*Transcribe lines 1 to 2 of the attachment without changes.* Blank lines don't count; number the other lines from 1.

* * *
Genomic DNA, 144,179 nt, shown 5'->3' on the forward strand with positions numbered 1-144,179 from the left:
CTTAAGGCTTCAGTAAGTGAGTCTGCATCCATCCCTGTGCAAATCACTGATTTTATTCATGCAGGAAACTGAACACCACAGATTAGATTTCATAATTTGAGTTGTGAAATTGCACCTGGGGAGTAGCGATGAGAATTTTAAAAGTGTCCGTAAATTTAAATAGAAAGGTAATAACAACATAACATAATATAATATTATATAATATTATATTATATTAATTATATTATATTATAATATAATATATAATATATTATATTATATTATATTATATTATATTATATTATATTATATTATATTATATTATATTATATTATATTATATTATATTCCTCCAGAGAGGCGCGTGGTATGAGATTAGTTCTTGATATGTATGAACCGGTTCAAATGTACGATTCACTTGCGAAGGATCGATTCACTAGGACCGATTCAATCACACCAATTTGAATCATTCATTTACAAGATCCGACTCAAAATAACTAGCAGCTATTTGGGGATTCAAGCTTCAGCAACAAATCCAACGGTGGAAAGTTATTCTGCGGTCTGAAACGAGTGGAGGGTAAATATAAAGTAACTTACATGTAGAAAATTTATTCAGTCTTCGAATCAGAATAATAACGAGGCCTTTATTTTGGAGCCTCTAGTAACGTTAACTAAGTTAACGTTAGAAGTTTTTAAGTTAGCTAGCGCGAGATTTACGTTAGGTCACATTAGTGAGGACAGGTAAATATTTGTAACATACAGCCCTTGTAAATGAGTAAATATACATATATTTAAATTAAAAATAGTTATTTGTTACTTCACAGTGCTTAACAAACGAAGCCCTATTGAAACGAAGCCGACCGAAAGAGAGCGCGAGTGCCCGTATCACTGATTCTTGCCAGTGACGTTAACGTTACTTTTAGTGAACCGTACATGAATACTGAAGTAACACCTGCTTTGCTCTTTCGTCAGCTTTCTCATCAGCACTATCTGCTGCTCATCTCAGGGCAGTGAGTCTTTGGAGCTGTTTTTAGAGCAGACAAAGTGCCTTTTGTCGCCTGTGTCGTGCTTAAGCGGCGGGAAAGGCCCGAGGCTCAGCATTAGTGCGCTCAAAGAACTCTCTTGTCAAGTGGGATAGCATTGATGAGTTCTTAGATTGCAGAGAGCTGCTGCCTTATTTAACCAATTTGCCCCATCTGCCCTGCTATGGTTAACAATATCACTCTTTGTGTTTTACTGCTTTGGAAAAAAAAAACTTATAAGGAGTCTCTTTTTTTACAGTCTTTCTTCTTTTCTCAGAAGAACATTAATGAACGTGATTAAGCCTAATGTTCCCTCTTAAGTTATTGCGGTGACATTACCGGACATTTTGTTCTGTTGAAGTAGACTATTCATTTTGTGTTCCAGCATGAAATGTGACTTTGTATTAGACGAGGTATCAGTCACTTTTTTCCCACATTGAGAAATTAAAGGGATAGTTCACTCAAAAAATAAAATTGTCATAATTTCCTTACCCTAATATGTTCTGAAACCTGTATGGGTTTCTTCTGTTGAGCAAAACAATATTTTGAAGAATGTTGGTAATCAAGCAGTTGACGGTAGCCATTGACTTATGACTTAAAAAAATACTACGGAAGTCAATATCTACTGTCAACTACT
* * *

Genomic DNA, 144,179 nt, shown 5'->3' on the forward strand with positions numbered 1-144,179 from the left:
CTTAAGGCTTCAGTAAGTGAGTCTGCATCCATCCCTGTGCAAATCACTGATTTTATTCATGCAGGAAACTGAACACCACAGATTAGATTTCATAATTTGAGTTGTGAAATTGCACCTGGGGAGTAGCGATGAGAATTTTAAAAGTGTCCGTAAATTTAAATAGAAAGGTAATAACAACATAACATAATATAATATTATATAATATTATATTATATTAATTATATTATATTATAATATAATATATAATATATTATATTATATTATATTATATTATATTATATTATATTATATTATATTATATTATATTATATTATATTATATTATATTCCTCCAGAGAGGCGCGTGGTATGAGATTAGTTCTTGATATGTATGAACCGGTTCAAATGTACGATTCACTTGCGAAGGATCGATTCACTAGGACCGATTCAATCACACCAATTTGAATCATTCATTTACAAGATCCGACTCAAAATAACTAGCAGCTATTTGGGGATTCAAGCTTCAGCAACAAATCCAACGGTGGAAAGTTATTCTGCGGTCTGAAACGAGTGGAGGGTAAATATAAAGTAACTTACATGTAGAAAATTTATTCAGTCTTCGAATCAGAATAATAACGAGGCCTTTATTTTGGAGCCTCTAGTAACGTTAACTAAGTTAACGTTAGAAGTTTTTAAGTTAGCTAGCGCGAGATTTACGTTAGGTCACATTAGTGAGGACAGGTAAATATTTGTAACATACAGCCCTTGTAAATGAGTAAATATACATATATTTAAATTAAAAATAGTTATTTGTTACTTCACAGTGCTTAACAAACGAAGCCCTATTGAAACGAAGCCGACCGAAAGAGAGCGCGAGTGCCCGTATCACTGATTCTTGCCAGTGACGTTAACGTTACTTTTAGTGAACCGTACATGAATACTGAAGTAACACCTGCTTTGCTCTTTCGTCAGCTTTCTCATCAGCACTATCTGCTGCTCATCTCAGGGCAGTGAGTCTTTGGAGCTGTTTTTAGAGCAGACAAAGTGCCTTTTGTCGCCTGTGTCGTGCTTAAGCGGCGGGAAAGGCCCGAGGCTCAGCATTAGTGCGCTCAAAGAACTCTCTTGTCAAGTGGGATAGCATTGATGAGTTCTTAGATTGCAGAGAGCTGCTGCCTTATTTAACCAATTTGCCCCATCTGCCCTGCTATGGTTAACAATATCACTCTTTGTGTTTTACTGCTTTGGAAAAAAAAAACTTATAAGGAGTCTCTTTTTTTACAGTCTTTCTTCTTTTCTCAGAAGAACATTAATGAACGTGATTAAGCCTAATGTTCCCTCTTAAGTTATTGCGGTGACATTACCGGACATTTTGTTCTGTTGAAGTAGACTATTCATTTTGTGTTCCAGCATGAAATGTGACTTTGTATTAGACGAGGTATCAGTCACTTTTTTCCCACATTGAGAAATTAAAGGGATAGTTCACTCAAAAAATAAAATTGTCATAATTTCCTTACCCTAATATGTTCTGAAACCTGTATGGGTTTCTTCTGTTGAGCAAAACAATATTTTGAAGAATGTTGGTAATCAAGCAGTTGACGGTAGCCATTGACTTATGACTTAAAAAAATACTACGGAAGTCAATATCTACTGTCAACTACT